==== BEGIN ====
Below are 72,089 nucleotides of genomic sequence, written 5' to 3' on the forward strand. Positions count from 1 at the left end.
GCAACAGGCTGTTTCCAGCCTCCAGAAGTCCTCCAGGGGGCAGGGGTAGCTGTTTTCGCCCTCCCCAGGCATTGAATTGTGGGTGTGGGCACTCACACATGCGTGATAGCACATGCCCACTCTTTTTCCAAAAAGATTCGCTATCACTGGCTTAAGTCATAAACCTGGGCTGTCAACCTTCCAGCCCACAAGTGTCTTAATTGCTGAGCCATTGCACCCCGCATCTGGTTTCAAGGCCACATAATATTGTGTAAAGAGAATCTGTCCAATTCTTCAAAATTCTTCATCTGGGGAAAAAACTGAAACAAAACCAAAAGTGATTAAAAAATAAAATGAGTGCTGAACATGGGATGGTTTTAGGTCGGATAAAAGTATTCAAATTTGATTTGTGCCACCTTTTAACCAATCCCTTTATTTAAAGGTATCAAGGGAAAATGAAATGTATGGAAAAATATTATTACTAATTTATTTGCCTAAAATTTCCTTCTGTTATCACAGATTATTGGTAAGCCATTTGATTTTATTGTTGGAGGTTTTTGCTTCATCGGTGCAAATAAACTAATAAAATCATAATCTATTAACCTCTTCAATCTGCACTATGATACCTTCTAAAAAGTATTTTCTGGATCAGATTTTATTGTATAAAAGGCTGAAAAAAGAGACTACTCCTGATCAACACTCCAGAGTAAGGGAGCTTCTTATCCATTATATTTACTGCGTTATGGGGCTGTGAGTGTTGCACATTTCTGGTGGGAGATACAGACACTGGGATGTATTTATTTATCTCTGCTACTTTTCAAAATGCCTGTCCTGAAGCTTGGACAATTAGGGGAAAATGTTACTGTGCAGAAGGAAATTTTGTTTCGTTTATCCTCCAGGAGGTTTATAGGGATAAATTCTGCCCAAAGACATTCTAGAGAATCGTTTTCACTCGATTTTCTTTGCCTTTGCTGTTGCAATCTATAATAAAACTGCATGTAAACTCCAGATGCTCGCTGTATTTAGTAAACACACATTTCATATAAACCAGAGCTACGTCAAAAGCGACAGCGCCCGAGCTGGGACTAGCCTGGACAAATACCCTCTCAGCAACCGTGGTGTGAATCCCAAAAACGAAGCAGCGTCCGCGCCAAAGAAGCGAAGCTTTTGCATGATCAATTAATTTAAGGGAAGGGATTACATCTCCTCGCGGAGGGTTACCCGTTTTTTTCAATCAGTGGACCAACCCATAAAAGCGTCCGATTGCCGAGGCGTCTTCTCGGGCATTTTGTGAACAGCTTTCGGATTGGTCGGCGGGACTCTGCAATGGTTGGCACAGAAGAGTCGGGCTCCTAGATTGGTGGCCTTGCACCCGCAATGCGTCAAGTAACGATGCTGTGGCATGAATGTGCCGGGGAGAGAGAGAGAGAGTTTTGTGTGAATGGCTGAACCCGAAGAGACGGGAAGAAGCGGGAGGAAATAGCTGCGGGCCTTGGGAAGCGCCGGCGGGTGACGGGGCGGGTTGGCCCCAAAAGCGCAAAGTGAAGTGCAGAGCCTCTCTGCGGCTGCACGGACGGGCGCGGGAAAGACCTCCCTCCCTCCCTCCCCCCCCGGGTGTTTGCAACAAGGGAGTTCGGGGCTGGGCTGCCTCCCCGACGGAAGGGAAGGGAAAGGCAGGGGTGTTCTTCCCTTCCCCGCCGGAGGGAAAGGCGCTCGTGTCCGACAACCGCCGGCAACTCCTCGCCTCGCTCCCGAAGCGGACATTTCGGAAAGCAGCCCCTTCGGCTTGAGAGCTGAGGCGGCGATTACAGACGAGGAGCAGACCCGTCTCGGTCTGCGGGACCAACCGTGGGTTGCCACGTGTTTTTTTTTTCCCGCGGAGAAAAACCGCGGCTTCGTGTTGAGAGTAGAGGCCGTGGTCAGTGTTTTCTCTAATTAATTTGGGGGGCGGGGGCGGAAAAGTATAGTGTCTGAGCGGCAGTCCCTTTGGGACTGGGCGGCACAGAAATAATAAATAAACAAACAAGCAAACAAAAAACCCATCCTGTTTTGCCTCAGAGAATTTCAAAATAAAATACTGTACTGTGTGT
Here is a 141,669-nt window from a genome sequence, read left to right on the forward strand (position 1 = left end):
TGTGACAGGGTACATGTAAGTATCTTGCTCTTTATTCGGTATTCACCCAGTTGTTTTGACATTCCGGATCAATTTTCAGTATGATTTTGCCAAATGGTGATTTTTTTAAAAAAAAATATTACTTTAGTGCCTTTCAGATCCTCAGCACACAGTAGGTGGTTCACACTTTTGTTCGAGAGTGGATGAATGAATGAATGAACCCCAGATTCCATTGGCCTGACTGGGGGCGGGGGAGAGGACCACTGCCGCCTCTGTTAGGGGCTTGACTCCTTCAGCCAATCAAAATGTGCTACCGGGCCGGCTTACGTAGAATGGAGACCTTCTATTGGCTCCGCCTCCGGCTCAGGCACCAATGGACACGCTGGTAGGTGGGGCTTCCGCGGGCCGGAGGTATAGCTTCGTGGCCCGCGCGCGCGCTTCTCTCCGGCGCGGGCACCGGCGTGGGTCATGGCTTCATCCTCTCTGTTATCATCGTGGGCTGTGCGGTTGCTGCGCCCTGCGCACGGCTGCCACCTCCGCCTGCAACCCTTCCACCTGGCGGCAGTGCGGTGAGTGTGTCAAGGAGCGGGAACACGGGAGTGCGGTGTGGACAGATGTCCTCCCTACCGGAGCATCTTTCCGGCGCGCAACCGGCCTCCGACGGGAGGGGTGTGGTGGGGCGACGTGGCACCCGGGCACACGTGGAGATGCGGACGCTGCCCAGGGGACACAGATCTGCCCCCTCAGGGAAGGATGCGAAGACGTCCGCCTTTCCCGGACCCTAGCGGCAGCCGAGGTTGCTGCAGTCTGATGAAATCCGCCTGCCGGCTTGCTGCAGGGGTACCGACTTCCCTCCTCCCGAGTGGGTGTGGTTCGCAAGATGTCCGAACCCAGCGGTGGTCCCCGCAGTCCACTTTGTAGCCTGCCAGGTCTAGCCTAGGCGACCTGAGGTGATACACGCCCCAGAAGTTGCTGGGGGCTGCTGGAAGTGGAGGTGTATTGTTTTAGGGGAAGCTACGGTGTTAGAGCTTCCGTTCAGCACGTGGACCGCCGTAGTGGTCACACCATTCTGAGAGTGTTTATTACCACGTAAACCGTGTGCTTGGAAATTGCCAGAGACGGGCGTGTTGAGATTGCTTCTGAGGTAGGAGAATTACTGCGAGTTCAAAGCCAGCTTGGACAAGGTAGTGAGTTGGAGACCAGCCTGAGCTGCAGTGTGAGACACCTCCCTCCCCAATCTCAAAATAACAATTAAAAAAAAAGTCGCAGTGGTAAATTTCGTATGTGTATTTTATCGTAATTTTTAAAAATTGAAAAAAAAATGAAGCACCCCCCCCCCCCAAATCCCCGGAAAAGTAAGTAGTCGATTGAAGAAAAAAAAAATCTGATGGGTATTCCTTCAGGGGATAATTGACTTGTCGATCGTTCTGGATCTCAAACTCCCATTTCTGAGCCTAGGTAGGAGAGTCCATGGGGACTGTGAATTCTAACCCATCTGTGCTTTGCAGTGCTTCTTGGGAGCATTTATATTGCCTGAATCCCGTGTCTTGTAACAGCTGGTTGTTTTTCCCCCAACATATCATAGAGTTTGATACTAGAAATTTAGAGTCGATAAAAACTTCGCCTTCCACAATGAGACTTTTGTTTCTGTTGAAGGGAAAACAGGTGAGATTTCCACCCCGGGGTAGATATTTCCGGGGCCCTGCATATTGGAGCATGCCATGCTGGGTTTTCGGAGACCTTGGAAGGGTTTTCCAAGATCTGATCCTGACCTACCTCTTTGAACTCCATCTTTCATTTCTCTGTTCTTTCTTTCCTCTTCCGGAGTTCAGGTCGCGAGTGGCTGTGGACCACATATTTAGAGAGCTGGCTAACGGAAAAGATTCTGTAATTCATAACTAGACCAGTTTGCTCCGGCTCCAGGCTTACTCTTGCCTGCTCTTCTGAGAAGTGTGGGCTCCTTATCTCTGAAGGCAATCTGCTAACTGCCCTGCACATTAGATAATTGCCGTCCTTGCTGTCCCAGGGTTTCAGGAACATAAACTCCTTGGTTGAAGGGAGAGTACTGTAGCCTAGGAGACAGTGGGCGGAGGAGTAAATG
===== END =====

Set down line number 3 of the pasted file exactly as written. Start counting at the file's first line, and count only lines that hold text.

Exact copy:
Here is a 141,669-nt window from a genome sequence, read left to right on the forward strand (position 1 = left end):